Today, I published a tool to allow anyone with a website to embed listing of Clinton campaign events. I hope local organizers and activists with a web presence of some sort will find this useful. On BlueBroward, I use a variation of this script to add Clinton campaign events to the events database, which also includes events submitted by local Democratic clubs. That’s powered by the RSVPMaker plugin to WordPress. Here, I’m trying to provide a simpler approach not tied to any particular content management system. I can provide the underlying code as PHP, or as a WordPress plugin, upon request: email@example.com Continue reading “Display a Localized List of Clinton Campaign Events on Your Website”
RSVPMaker lets you manage events on your own WordPress website. How do you get people to come to your website and RSVP? Although social media promotion is important — and the strong support you get for search and social is one of the main reasons to use WordPress as a foundation for promoting your events — a good email list of customers and fans is also invaluable. One of the strongest online services for sending marketing email of any sort is MailChimp. RSVPMaker’s new, improved MailChimp integration makes it the ideal way to send invitations to events you’re promoting through your WordPress website.
I’ve also been using the MailChimp / RSVPMaker combination for years now to send automated weekly calendar of events roundups to the members of a couple of different online communities. The techniques I’ve used for that process are now coming to RSVPMaker as standard features.
In this webinar, conducted via Google Hangouts on Air (which RSVPMaker also explicitly supports), I will walk through the possibilities, answer questions and get your feedback on what you would like to see improved in RSVPMaker.
Today I got a Facebook friend request from Joanne Sterner — except it wasn’t really Joanne Sterner.
Joanne is a great Democrat, so I almost clicked “Confirm” before stopping to think that we were probably already Facebook friends. One clue was that fake “Joanne” and I only had 2 mutual friends. When I looked up the real Joanne, I saw that we had dozens of Facebook friends in common. Another clue that a profile might be a fake is that the posts associated with the profile only go back a few weeks, and you know the person has been on Facebook for years. Facebook search will let you look up the real person’s profile so you can see the contrast.
This has happened to so many friends lately, inside and outside of politics, that I thought it was worth sharing some tips. If it happens to you, in most cases it doesn’t mean you’ve been “hacked” in the sense that someone has your password and can access all your private information. Rather, your profile has been “clone” by someone who took your profile picture and other publicly available information and used it to create a fake profile in your name.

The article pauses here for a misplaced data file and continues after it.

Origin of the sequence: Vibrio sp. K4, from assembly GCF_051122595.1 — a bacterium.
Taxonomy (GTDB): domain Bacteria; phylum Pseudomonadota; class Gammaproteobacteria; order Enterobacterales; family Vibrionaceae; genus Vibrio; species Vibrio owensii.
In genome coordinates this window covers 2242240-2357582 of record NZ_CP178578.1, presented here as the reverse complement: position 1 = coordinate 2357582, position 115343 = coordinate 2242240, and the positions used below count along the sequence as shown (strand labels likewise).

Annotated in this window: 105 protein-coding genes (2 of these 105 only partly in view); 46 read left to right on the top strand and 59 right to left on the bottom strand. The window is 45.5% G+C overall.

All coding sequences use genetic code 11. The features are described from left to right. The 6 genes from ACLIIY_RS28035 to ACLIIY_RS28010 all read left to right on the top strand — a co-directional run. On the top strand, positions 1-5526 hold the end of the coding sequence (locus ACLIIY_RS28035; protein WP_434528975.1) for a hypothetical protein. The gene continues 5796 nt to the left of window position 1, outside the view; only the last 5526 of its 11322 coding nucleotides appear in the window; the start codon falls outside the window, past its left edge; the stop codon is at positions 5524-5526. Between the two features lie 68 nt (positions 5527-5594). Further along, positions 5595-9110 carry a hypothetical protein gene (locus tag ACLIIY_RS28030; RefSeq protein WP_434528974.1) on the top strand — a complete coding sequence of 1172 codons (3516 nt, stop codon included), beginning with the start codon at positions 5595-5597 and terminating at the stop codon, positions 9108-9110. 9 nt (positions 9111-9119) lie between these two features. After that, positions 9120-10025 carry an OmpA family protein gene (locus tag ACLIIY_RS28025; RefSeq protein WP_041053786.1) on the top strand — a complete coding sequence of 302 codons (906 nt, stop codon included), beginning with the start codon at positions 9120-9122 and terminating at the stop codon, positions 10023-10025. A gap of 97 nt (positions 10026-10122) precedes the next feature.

If they can get into your network of friends, they can start sending out spam and scam messages like: “This is so embarrassing, but I really need your help. I’ve been traveling in Paris and lost my wallet. I would be so grateful if you could just wire me some money at …”
Your best defense is a network of good friends who will be suspicious enough to alert you to the problem before it gets to that point.
To be clear: I would recommend that you change your password, just in case. But most likely the more important step to take is to report the incident to Facebook:
Here is another article that contains some useful tips on identifying fake accounts.
Facebook is a great resource for promoting the Democratic cause, but unfortunately it can be like campaigning in a bad neighborhood sometimes. You need to be prepared for the eventuality that things will go wrong.
Creating a Facebook page, also known as a Facebook business page or Facebook fan page, is probably one of the best things you can do right now to boost your brand, small business, non-profit, or political campaign. Some marketing experts believe capturing your Facebook page name (along with your Twitter URL) is proving almost as important as capturing your Internet domain name. And best of all, it’s free to get started. (Read the rest at carrcommunications.com)
I will probably announce this in a bigger way later in the week, after a little more shakedown testing, but BlueBroward.org has just gotten a technical overhaul. It now runs on the WordPress blogging platform, but with my customizations layered on top.
As I said, I’m still testing it out, so let me know if you run into something that doesn’t work properly.
I’m hoping this will prove better in many ways, particularly in terms of being easier to use for people who post events frequently, such as Democratic club officers. Also, by having one common “dashboard” or control panel for both blogging and event management, I’m hoping to encourage more people to share their thoughts on the community blog. There was a flurry of activity here around healthcare reform a few months ago, but the integration I had at that point between the blog and the rest of the website was kind of clumsy. I don’t think most people even knew it was there. Continue reading “Revamping BlueBroward.org”
Recently, I’ve been exploring the tools Facebook provides for posting notes and links to only a subset of the people I’m connected with on the service. I knew there was supposed to be a way to do it, but it took me a while to figure out how — even as a supposedly tech-savvy guy. So I thought others might find this useful.
The secret identity I’m trying to protect is not so secret to BlueBroward people: my identity as a partisan Democrat. And it’s not much of a secret from anyone motivated to do a minor amount of digging or backgrounding on me. Still, there are old high school friends and former colleagues I have reconnected through Facebook who might not care for my politics, not to mention potential employers and potential customers for my consulting business whose politics I don’t know and who I don’t necessarily want to know mine. Or, at least, I don’t need to go out of my way to be “in their face” with my political views.
To some extent, I’ve told professional contacts that I stick to “just business” topics on LinkedIn, and they shouldn’t connect with me on Facebook if they don’t want to hear about my politics. But it’s hard to set rigid boundaries. Also, some of the local political issues that I write about on Facebook are pretty irrelevant to writers, editors, and tech people I know in New York and California.
For some time now, I’ve been trying to tag new contacts as belonging to one or more of a few categories — personal, professional or Lyman Hall (those high school folks from Connecticut). You can do this when you add a new contact, like this:
I can either choose an existing group or type in the name of a new group I want to create. These groups are just labels for types of Facebook friends within my larger contact list.